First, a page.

If from the existence of computers, we create a brief history, we see that data collection was originally a matter of company workers. These data, in all honesty, were few and generally irrelevant. They also had the disadvantage of the lack of interoperability, that is, they could only be processed by the people who had generated them. With the internet, users are collecting data and also thanks to the network they can be easily transported. Not only this, but companies also appear offering new services handling data of these users, ultimately our data. The most significant cases are certainly Amazon, Google, Facebook, Apple and Twitter. Google knows for example what words are the most common when users search the network, the contents of the universe of websites indexed and therefore the services and products they offer.
That reaches extreme lengths such as the possibility for a company to predict epidemics, such as influenza. Google knows how to anticipate them by analysing searches that are increasing. For example if searches of certain symptoms associated with influenza exponentially increase it can declare the emerging birth of a pandemic outbreak. Facebook where appropriate, knows our profiles. It knows where we live, our tastes, friendships, hobbies, etc. and therefore can segment the population according to different avatars with high accuracy. But most importantly (let us not put our head in our hands) we have freely provided these data. Before continuing with the use that companies make of this information, let us introduce the third revolution, where data have not been generated by users.
If up to this point companies and users were flooding the data universe, now comes the revolution of machine produced data. This is a huge universe of data from temperature sensors, humidity sensors, buildings, cars, electricity, photographs, satellite, domestic appliances, wearables, billions of elements that make the Internet of Things (IoT) which measure the behaviour not only of people and their vital signs, but also of social groups, opening endless commercial possibilities still unknown today.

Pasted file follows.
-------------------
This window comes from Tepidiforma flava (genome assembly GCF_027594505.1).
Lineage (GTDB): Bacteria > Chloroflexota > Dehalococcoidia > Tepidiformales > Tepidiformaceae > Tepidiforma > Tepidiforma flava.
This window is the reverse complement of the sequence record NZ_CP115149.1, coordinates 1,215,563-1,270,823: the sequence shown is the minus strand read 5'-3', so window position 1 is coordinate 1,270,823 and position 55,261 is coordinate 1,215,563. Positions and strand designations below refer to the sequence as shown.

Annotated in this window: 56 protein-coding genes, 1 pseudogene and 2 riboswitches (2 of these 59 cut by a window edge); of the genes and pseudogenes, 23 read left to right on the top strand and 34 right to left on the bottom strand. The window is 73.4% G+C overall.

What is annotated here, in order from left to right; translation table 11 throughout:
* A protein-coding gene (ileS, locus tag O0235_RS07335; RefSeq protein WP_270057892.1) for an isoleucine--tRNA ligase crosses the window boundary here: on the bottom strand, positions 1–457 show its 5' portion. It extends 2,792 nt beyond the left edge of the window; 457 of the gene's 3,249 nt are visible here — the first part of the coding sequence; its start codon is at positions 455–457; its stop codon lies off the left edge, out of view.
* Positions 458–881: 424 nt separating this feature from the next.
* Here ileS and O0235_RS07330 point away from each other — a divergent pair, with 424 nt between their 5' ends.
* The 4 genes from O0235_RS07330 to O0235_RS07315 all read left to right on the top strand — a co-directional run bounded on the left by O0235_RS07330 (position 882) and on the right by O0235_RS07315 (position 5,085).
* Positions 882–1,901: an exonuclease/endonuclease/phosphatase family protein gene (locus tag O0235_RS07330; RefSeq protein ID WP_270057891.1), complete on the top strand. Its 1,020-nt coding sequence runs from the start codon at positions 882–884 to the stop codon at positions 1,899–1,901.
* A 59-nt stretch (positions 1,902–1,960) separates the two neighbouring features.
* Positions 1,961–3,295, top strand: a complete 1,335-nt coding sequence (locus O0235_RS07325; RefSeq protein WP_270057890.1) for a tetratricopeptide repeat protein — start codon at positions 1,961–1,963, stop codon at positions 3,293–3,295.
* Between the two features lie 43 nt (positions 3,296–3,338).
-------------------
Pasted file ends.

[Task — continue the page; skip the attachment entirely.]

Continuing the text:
Several examples. To learn the movements that occurred in a city required surveys and asking where citizens came from and where they were going. Mobilizing a wealth of pollsters provided acceptable results. Today, with a mobile phone penetration close to one hundred percent, following the path that phones follow can inform us how people move and the length of their stay in certain locations.
Evidence-based medicine increasingly enables us to diagnose diseases based on a sufficiently broad database of symptoms.
Driverless cars are increasingly closer. Thanks to a combination of a large amount of data (Big Data) and accurate sensors, driverless cars are beginning to be used in the United States. As we can see there are a multitude of new possibilities.
At this point, the third era of data, two important questions arise. The first is protection of our privacy. Large volumes of aggregate data generally protect our privacy. However, it is always possible to extract personal data violating our privacy. How do we protect against this eventuality? It is certainly very difficult by the very nature of innovation. It is very difficult to hinder imagination and technology and new products and services will always be ahead of laws that should protect us. However, it should legislate broadly creating binding codes of good conduct.
The second big issue is how to manage big data. In addition to companies like Amazon, Google, Facebook, Apple and Twitter, there are large data deposits held by other organizations and companies. The telephone user data, energy consumption and supply data, transport data, health data, public administration data, etc. allow us to estimate with some accuracy how users behave. To analyse and manage data there is no need for companies to be substantial such as those mentioned in the previous paragraph. It is for this reason that every company in the future will be able to manage the data extracted, and it is absolutely necessary to know where they are and how the various data processing technologies are used, how they are managed, how we can merge them with our company data and how to benefit from them.
With all this we arrive at the crucial point: in a present or in the foreseeable future it will be essential to have professionals with transverse knowledge who understand data technologies, businesses and applications where such technologies and data can be applied.
For example, Google Analytics provides such an impressive number of records about users who visit our websites, but we must know how it works and what the data provided means. Facebook or Linkedin allows access to millions of users. We need to know what benefit we will gain from our advertising and whether the target chosen is correct.
Data are to computers what Big Data is to supercomputers, but let’s not forget that a mobile phone today has more computing power than a personal computer from the 80s and thus companies will soon have real supercomputers able to process today’s Big Data. The question then is, will we have sufficient staff with transverse skills to meet these needs?